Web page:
I have stayed out of the whole EPC-wetlands mess with the Hillsborough County Board of County Commissioners. (Wayne Garcia’s posts on the subject can be found under his “environment” tag here. You can also find some on Sticks of Fire’s “environment” tag here.)
In general, I understand both sides — we need to protect the environment, while not restricting the rights of property owners to develop their property. It’s a balance that can be hard to identify. And I have no real feeling on whether or not what the Hillsborough County Commission, sitting as the Environmental Protection Commission has decided.
I do not believe this is necessary or a good idea. However, for those who do, here are the high points of the process spelled out by Florida law.
1. Any member of the governing body of a municipality or charter county, hereinafter referred to in this section as “municipality,” may be removed from office by the electors of the municipality. (Hillsborough is a “charter county”, and now any time you see “municipality” below, it includes the county commission.)
2. A petition shall be prepared naming the person sought to be recalled and containing a statement of grounds for recall in not more than 200 words limited solely to the grounds specified in paragraph (b). (See # __ below)
3. If more than one member of the governing body is sought to be recalled, whether such member is elected by the electors of a district or by the electors of the municipality at-large, a separate recall petition shall be prepared for each member sought to be recalled.
4. In a municipality or district of 25,000 or more registered electors, the petition shall be signed by at least 1,000 electors or by 5 percent of the total number of registered electors of the municipality or district as of the preceding municipal election, whichever is greater.
(According to the Hillsborough County Supervisor of Elections, there are more than 676,000 voters now, and 5% of that is almost 34,000 signatures to recall Norman and Blair. However, the “preceding election” was in 2006, so the applicable number is probably slightly less than that. In a district, it would be roughly 1/3rd of that number or around 11,500 – for Hagan and White)
5. Electors of the municipality or district making charges contained in the statement of grounds for recall and those signing the recall petition shall be designated as the “committee.” A specific person shall be designated in the petition as chair of the committee to act for the committee.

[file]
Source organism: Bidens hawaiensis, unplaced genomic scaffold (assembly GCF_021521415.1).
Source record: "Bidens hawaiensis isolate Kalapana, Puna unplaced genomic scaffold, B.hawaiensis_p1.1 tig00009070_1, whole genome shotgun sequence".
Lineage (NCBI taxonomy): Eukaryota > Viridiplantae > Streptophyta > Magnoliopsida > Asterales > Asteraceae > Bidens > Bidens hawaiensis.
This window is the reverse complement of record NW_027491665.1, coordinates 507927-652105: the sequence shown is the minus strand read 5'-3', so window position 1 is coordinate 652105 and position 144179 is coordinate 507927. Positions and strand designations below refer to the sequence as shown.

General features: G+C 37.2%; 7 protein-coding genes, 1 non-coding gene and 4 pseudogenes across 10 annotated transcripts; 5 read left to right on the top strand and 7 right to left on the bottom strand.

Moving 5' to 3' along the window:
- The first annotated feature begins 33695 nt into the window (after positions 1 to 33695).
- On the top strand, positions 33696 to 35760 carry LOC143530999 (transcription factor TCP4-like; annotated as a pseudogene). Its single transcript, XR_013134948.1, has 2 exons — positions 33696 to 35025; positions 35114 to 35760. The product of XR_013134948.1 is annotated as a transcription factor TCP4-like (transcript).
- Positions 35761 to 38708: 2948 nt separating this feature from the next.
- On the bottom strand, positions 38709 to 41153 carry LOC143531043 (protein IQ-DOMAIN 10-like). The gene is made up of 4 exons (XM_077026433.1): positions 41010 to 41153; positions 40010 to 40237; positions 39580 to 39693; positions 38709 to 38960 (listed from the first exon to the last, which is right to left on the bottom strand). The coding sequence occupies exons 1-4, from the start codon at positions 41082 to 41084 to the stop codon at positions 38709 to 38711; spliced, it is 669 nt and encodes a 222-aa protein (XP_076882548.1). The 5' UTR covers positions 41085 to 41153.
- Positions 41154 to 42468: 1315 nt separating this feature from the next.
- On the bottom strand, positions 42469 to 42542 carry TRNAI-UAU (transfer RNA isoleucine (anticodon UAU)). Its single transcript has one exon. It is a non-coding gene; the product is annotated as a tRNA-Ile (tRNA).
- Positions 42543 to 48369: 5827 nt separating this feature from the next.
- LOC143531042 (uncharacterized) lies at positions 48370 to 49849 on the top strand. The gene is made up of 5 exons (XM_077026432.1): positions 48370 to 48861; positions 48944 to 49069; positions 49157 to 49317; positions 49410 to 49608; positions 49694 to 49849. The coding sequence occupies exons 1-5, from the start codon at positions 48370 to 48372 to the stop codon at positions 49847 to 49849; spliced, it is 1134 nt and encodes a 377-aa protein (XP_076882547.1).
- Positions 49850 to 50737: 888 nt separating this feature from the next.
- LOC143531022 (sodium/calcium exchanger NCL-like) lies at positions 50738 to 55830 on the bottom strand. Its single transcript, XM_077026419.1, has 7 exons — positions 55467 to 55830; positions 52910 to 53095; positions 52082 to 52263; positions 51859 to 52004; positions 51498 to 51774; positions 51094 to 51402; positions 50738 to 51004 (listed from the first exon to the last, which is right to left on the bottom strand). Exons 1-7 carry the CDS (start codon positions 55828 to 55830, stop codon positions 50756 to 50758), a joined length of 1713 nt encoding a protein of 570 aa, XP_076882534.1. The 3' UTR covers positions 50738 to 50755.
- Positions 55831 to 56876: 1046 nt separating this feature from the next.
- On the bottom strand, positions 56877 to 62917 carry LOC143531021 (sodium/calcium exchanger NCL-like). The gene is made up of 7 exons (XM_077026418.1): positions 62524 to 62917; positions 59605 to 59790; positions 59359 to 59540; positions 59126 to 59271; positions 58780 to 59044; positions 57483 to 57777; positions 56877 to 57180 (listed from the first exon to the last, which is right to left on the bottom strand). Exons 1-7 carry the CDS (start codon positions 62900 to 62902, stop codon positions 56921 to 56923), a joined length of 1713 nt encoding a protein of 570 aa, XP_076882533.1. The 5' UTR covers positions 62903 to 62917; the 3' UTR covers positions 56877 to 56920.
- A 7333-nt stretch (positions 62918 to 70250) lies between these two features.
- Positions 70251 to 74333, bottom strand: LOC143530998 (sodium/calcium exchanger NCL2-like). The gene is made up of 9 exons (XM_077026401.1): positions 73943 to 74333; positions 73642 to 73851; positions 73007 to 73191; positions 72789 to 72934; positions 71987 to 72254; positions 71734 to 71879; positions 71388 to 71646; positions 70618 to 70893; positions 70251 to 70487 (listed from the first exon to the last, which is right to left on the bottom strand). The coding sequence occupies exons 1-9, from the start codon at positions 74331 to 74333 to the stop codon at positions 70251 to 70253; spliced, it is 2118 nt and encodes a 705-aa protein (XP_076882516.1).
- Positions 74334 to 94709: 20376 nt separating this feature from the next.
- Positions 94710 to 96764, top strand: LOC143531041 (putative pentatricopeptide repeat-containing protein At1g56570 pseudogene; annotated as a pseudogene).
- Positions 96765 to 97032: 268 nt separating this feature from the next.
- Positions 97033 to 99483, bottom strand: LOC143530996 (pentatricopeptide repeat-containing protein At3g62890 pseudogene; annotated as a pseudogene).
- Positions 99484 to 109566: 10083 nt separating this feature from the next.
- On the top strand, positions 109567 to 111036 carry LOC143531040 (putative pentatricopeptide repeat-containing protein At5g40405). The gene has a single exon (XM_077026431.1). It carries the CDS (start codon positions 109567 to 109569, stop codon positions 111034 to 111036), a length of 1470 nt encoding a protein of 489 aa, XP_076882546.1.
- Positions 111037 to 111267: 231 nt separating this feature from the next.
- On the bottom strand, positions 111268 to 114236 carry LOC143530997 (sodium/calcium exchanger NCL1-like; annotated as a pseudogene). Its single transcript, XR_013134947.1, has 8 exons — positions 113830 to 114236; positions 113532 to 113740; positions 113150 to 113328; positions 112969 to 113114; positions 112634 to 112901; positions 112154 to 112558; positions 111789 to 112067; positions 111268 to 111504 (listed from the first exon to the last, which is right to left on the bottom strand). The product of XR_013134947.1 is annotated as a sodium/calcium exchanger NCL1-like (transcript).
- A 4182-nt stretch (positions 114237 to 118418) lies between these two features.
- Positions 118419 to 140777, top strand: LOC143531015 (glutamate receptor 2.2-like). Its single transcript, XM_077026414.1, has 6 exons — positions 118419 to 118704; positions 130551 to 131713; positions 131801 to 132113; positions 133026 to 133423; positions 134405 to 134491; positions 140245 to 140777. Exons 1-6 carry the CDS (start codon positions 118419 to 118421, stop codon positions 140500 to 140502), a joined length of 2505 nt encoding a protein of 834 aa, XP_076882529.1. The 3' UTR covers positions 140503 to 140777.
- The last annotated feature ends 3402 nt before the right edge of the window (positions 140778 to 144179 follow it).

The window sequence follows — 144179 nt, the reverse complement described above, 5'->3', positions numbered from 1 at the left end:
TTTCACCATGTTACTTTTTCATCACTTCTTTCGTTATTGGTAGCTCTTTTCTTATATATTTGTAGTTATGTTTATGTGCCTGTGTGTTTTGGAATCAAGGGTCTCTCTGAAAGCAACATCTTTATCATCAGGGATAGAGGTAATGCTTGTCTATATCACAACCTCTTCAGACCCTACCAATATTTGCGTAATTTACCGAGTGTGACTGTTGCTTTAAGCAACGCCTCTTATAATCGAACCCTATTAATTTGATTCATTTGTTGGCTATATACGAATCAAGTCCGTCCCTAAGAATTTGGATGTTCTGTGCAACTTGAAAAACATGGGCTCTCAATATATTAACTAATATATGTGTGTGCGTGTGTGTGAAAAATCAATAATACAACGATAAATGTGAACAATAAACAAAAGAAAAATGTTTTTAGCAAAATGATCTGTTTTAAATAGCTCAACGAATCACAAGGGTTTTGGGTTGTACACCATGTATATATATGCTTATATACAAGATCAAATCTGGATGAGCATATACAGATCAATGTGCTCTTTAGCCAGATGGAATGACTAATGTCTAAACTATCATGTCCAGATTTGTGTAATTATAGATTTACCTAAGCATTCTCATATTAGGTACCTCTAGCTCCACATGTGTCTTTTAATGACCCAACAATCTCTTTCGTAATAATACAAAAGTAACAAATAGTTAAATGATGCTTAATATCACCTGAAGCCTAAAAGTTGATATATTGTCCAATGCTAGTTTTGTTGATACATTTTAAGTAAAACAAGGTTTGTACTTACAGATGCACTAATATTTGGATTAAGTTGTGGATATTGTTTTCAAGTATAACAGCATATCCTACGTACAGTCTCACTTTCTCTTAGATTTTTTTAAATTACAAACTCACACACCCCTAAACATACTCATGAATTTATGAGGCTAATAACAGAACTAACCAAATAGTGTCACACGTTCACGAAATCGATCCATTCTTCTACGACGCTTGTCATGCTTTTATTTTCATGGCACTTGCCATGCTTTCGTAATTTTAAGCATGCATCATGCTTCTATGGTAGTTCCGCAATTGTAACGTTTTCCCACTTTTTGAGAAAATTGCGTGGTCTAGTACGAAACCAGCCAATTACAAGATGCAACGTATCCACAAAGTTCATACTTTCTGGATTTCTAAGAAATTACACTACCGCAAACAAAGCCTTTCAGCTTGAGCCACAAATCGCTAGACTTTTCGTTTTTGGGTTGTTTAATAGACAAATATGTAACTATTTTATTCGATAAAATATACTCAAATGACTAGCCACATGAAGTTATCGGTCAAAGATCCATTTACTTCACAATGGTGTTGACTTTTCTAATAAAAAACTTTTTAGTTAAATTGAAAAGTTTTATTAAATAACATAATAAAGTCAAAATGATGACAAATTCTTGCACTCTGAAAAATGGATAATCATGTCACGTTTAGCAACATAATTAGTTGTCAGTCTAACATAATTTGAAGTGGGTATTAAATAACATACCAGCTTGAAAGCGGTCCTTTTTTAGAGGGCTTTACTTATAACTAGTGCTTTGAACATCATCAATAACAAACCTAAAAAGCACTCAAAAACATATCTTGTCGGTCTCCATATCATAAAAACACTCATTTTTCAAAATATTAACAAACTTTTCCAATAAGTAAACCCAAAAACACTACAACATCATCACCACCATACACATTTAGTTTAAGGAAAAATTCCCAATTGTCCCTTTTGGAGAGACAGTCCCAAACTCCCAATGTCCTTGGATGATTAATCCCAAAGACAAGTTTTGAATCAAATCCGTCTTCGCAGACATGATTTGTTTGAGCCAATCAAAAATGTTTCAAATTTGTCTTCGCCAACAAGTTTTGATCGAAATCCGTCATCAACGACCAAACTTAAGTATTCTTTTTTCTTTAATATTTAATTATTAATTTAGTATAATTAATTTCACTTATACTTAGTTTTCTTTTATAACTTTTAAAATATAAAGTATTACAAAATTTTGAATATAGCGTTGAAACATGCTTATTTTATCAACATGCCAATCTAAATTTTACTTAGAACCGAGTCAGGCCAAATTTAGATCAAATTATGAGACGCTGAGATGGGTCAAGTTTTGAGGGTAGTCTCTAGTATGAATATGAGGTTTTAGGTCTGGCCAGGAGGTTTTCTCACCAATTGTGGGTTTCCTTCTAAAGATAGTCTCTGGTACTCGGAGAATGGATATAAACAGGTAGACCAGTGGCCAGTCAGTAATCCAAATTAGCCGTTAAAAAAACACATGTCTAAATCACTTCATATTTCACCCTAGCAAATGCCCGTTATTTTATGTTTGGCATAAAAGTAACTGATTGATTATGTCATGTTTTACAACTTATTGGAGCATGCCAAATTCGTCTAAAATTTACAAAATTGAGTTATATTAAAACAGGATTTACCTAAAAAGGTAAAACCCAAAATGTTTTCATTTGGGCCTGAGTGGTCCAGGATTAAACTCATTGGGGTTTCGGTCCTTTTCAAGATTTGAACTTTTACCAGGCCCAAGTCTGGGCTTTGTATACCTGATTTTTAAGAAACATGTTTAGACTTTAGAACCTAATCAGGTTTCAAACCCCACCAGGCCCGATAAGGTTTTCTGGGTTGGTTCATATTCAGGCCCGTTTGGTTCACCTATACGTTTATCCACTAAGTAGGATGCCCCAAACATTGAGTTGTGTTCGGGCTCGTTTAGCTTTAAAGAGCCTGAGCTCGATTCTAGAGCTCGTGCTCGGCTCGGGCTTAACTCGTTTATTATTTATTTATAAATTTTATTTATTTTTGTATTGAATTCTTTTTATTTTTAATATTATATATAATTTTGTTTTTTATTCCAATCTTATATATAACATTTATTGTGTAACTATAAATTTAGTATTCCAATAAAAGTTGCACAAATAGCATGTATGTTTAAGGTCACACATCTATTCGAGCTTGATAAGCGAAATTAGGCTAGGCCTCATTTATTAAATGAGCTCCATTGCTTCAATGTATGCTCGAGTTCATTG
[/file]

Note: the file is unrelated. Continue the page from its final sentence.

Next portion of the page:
6. All signatures shall be obtained within a period of 30 days, and the petition shall be filed within 30 days after the date the first signature is obtained on the petition.
7.(b) The grounds for removal of elected municipal officials shall, for the purposes of this act, be limited to the following and must be contained in the petition:
3. Neglect of duty;
6. Permanent inability to perform official duties; and
7. Conviction of a felony involving moral turpitude.
8. The petition shall be filed with the auditor or clerk of the municipality or charter county, or his or her equivalent, hereinafter referred to as clerk, by the person designated as chair of the committee, and, when the petition is filed, the clerk shall submit such petition to the county supervisor of elections who shall, within a period of not more than 30 days after the petition is filed with the supervisor, determine whether the petition contains the required valid signatures.
9. If it is determined that the petition has the required signatures, then the clerk shall at once serve upon the person sought to be recalled a certified copy of the petition. Within 5 days after service, the person sought to be recalled may file with the clerk a defensive statement of not more than 200 words.
10. The clerk shall, within 5 days, prepare a sufficient number of … copies of the recall petition and defensive statement, as well as the names, addresses, and oaths on the original petition, and deliver them to the person who has been designated as chair of the committee and take his or her receipt therefor. Such prepared copies shall be entitled “Recall Petition and Defense” and shall contain lines and spaces for signatures and printed names of registered electors, place of residence, election precinct number, and date of signing, together with oaths to be executed by the witnesses … . The clerk shall deliver forms sufficient to carry the signatures of 30 percent of the registered electors.
11. Upon receipt of the “Recall Petition and Defense,” the committee may circulate them to obtain the signatures of 15 percent of the electors. (101,000+ for county-wide, 34,000 or so for districts)
12. Within 60 days after delivery of the “Recall Petition and Defense” to the chair, the chair shall file with the clerk the “Recall Petition and Defense” which bears the signatures of electors.
13. The supervisor shall be paid by the persons or committee seeking verification the sum of 10 cents for each name checked.
14. In the absence of a resignation, the chief judge of the judicial circuit in which the municipality is located shall fix a day for holding a recall election for the removal of those not resigning.
Okay, did you get all of that??
First you get 5% of the voters to sign the petition within a 30-day period.
Then the commissioner gets to submit a statement of defense which is put on new petition forms, and you go get 15% of the voters to sign the forms within a 60-day period.
If that happens, only then will there be a recall election.
So, say it with me, kids.
“Not. Gonna. Happen.”